Pay attention to this case if you’re employed and plan to set up a business to compete with your employer. Even without a restraint of trade clause in the employment agreement you could still come unstuck.
Holyoake is a company which supplies air-conditioning equipment. Variflow was a competitor.
The managing director and two officers of Holyoake decided to buy Variflow’s business with the aim of running it separately from Holyoake. They paid the deposit and sorted out the due diligence/structuring, then set up V-Flow Pty Limited to run the business. All this was disguised from Holyoake.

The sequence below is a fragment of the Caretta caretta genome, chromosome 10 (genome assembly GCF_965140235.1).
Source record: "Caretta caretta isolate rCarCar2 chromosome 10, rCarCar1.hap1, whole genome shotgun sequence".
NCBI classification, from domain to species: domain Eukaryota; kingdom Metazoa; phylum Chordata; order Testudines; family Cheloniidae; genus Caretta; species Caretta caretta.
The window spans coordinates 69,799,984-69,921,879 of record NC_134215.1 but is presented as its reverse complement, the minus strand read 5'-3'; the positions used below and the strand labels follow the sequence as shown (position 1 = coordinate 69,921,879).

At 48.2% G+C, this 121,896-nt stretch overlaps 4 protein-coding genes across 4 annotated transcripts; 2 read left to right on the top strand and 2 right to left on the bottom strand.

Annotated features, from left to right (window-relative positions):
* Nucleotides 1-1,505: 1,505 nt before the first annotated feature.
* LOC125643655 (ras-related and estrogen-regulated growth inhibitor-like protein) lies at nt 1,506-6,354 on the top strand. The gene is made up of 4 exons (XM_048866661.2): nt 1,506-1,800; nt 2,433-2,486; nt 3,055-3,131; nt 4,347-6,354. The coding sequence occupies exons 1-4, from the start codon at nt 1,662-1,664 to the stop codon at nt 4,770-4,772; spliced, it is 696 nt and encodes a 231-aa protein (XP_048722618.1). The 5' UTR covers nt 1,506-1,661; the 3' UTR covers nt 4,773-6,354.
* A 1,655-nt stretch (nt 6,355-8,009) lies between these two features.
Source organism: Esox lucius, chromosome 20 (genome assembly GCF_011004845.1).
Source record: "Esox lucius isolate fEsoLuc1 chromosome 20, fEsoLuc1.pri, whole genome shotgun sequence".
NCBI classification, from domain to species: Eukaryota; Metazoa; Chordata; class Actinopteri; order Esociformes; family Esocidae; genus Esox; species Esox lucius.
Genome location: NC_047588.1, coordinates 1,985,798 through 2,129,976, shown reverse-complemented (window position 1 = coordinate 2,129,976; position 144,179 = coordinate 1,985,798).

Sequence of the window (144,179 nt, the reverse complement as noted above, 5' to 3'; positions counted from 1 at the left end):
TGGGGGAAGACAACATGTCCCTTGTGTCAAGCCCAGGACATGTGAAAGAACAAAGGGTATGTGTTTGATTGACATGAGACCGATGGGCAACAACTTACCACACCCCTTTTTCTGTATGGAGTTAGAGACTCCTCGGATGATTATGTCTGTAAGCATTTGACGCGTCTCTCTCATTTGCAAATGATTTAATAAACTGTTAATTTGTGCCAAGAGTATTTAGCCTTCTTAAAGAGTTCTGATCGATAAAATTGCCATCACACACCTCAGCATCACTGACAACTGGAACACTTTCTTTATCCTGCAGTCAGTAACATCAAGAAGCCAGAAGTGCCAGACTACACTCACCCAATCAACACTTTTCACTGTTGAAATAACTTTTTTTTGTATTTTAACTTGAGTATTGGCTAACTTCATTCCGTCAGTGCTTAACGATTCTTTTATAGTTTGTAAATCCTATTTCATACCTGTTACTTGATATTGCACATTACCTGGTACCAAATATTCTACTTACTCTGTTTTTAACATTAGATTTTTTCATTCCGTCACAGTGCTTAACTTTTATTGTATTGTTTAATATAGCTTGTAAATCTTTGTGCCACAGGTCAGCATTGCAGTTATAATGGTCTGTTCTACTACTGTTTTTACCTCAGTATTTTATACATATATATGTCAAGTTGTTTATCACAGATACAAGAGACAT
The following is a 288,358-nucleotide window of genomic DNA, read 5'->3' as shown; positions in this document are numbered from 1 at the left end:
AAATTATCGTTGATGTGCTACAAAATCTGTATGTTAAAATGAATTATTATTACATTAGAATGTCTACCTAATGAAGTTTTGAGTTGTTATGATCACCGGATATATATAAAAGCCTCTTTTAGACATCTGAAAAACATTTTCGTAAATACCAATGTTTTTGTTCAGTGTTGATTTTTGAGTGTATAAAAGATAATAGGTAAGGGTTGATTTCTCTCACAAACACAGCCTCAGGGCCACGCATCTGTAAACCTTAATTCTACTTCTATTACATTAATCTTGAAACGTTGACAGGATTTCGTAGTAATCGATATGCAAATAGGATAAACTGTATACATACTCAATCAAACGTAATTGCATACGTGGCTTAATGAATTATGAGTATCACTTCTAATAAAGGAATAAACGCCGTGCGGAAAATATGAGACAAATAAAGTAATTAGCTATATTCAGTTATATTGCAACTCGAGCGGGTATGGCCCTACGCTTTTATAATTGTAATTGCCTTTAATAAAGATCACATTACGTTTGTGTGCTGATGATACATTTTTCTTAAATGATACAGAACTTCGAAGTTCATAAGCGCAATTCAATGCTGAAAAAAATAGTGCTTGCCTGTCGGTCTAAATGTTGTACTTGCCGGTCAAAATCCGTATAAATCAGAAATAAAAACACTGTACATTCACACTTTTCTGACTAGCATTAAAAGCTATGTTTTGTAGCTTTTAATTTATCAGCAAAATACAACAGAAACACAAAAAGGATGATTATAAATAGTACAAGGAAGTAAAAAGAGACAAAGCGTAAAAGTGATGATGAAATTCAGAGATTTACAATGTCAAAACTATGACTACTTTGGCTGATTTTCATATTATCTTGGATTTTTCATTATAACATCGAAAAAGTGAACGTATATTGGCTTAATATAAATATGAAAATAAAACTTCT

They quit shortly afterwards. V-Flow then took up Variflow’s business and went into competition with Holyoake.
What they did wrong
The Court said that the three breached their duties of loyalty and fidelity to Holyoake. The opportunity to buy Variflow did not come independently of their roles at Holyoake. Some highlights are:
- making use of a memorandum about Variflow which they stumbled across through their employment
- doing the due diligence/structuring/financing, and
- marketing for new customers
while still on the job at Holyoake, all the while disguising the whole thing. It was wrong because they had clear conflicts of interest, and each put his own interests ahead of Holyoake’s.
Through V-Flow they had to pay Holyoake $1,046,923 (plus interest) which is what the Court considered to be the profits which resulted from their disloyalty and infidelity.